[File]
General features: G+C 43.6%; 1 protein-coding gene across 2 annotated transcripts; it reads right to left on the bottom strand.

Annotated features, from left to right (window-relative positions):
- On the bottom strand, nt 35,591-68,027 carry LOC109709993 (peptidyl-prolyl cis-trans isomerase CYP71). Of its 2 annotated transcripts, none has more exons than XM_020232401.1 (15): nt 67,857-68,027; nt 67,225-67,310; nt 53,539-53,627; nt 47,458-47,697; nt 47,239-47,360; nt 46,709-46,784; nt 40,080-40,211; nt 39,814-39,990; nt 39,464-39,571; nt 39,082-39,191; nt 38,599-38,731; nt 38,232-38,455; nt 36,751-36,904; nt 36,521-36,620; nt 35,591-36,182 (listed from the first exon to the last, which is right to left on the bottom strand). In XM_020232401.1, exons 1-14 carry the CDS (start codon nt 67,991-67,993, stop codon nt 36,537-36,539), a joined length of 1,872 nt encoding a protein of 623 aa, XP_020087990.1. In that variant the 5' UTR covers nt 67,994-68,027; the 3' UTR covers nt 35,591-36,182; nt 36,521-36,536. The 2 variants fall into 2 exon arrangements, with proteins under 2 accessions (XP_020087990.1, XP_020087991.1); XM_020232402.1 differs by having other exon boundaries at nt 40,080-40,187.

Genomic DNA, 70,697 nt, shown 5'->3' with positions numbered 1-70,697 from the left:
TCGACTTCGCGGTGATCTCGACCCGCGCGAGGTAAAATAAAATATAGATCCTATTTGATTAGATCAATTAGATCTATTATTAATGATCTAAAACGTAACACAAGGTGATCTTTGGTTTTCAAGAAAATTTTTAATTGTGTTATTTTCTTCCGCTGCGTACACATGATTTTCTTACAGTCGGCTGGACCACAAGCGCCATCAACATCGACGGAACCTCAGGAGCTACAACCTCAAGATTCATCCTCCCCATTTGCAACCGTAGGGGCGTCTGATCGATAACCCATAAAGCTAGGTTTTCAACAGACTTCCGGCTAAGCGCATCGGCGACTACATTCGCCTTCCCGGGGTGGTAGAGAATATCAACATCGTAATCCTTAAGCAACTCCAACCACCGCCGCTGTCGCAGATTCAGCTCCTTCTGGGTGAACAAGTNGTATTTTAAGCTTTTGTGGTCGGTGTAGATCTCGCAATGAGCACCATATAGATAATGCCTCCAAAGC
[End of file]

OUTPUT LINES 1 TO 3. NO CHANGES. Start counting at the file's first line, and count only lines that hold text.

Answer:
General features: G+C 43.6%; 1 protein-coding gene across 2 annotated transcripts; it reads right to left on the bottom strand.

Annotated features, from left to right (window-relative positions):
- On the bottom strand, nt 35,591-68,027 carry LOC109709993 (peptidyl-prolyl cis-trans isomerase CYP71). Of its 2 annotated transcripts, none has more exons than XM_020232401.1 (15): nt 67,857-68,027; nt 67,225-67,310; nt 53,539-53,627; nt 47,458-47,697; nt 47,239-47,360; nt 46,709-46,784; nt 40,080-40,211; nt 39,814-39,990; nt 39,464-39,571; nt 39,082-39,191; nt 38,599-38,731; nt 38,232-38,455; nt 36,751-36,904; nt 36,521-36,620; nt 35,591-36,182 (listed from the first exon to the last, which is right to left on the bottom strand). In XM_020232401.1, exons 1-14 carry the CDS (start codon nt 67,991-67,993, stop codon nt 36,537-36,539), a joined length of 1,872 nt encoding a protein of 623 aa, XP_020087990.1. In that variant the 5' UTR covers nt 67,994-68,027; the 3' UTR covers nt 35,591-36,182; nt 36,521-36,536. The 2 variants fall into 2 exon arrangements, with proteins under 2 accessions (XP_020087990.1, XP_020087991.1); XM_020232402.1 differs by having other exon boundaries at nt 40,080-40,187.